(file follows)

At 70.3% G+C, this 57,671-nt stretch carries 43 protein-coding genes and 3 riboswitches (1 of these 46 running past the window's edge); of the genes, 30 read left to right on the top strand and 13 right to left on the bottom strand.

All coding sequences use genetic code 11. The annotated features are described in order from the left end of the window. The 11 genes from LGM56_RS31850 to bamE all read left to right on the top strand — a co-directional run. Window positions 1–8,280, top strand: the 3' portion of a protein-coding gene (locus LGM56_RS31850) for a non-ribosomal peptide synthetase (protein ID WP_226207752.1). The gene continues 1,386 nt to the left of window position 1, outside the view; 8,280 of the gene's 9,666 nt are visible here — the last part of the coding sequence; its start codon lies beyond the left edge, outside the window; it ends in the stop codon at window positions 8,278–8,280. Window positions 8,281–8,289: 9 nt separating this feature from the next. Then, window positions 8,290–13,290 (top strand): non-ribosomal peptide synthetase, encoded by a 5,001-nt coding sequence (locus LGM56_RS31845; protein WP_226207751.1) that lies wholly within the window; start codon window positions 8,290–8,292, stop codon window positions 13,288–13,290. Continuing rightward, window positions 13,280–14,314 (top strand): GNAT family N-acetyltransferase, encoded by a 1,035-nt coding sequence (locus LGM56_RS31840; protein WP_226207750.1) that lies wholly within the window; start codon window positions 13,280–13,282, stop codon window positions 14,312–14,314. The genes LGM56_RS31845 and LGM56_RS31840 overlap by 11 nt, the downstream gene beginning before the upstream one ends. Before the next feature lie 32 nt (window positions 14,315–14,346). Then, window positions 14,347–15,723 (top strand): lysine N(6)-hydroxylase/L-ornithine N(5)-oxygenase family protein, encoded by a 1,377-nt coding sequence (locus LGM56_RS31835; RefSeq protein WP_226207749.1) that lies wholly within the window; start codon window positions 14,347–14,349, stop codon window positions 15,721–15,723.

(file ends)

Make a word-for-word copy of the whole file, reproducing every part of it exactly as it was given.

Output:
At 70.3% G+C, this 57,671-nt stretch carries 43 protein-coding genes and 3 riboswitches (1 of these 46 running past the window's edge); of the genes, 30 read left to right on the top strand and 13 right to left on the bottom strand.

All coding sequences use genetic code 11. The annotated features are described in order from the left end of the window. The 11 genes from LGM56_RS31850 to bamE all read left to right on the top strand — a co-directional run. Window positions 1–8,280, top strand: the 3' portion of a protein-coding gene (locus LGM56_RS31850) for a non-ribosomal peptide synthetase (protein ID WP_226207752.1). The gene continues 1,386 nt to the left of window position 1, outside the view; 8,280 of the gene's 9,666 nt are visible here — the last part of the coding sequence; its start codon lies beyond the left edge, outside the window; it ends in the stop codon at window positions 8,278–8,280. Window positions 8,281–8,289: 9 nt separating this feature from the next. Then, window positions 8,290–13,290 (top strand): non-ribosomal peptide synthetase, encoded by a 5,001-nt coding sequence (locus LGM56_RS31845; protein WP_226207751.1) that lies wholly within the window; start codon window positions 8,290–8,292, stop codon window positions 13,288–13,290. Continuing rightward, window positions 13,280–14,314 (top strand): GNAT family N-acetyltransferase, encoded by a 1,035-nt coding sequence (locus LGM56_RS31840; protein WP_226207750.1) that lies wholly within the window; start codon window positions 13,280–13,282, stop codon window positions 14,312–14,314. The genes LGM56_RS31845 and LGM56_RS31840 overlap by 11 nt, the downstream gene beginning before the upstream one ends. Before the next feature lie 32 nt (window positions 14,315–14,346). Then, window positions 14,347–15,723 (top strand): lysine N(6)-hydroxylase/L-ornithine N(5)-oxygenase family protein, encoded by a 1,377-nt coding sequence (locus LGM56_RS31835; RefSeq protein WP_226207749.1) that lies wholly within the window; start codon window positions 14,347–14,349, stop codon window positions 15,721–15,723.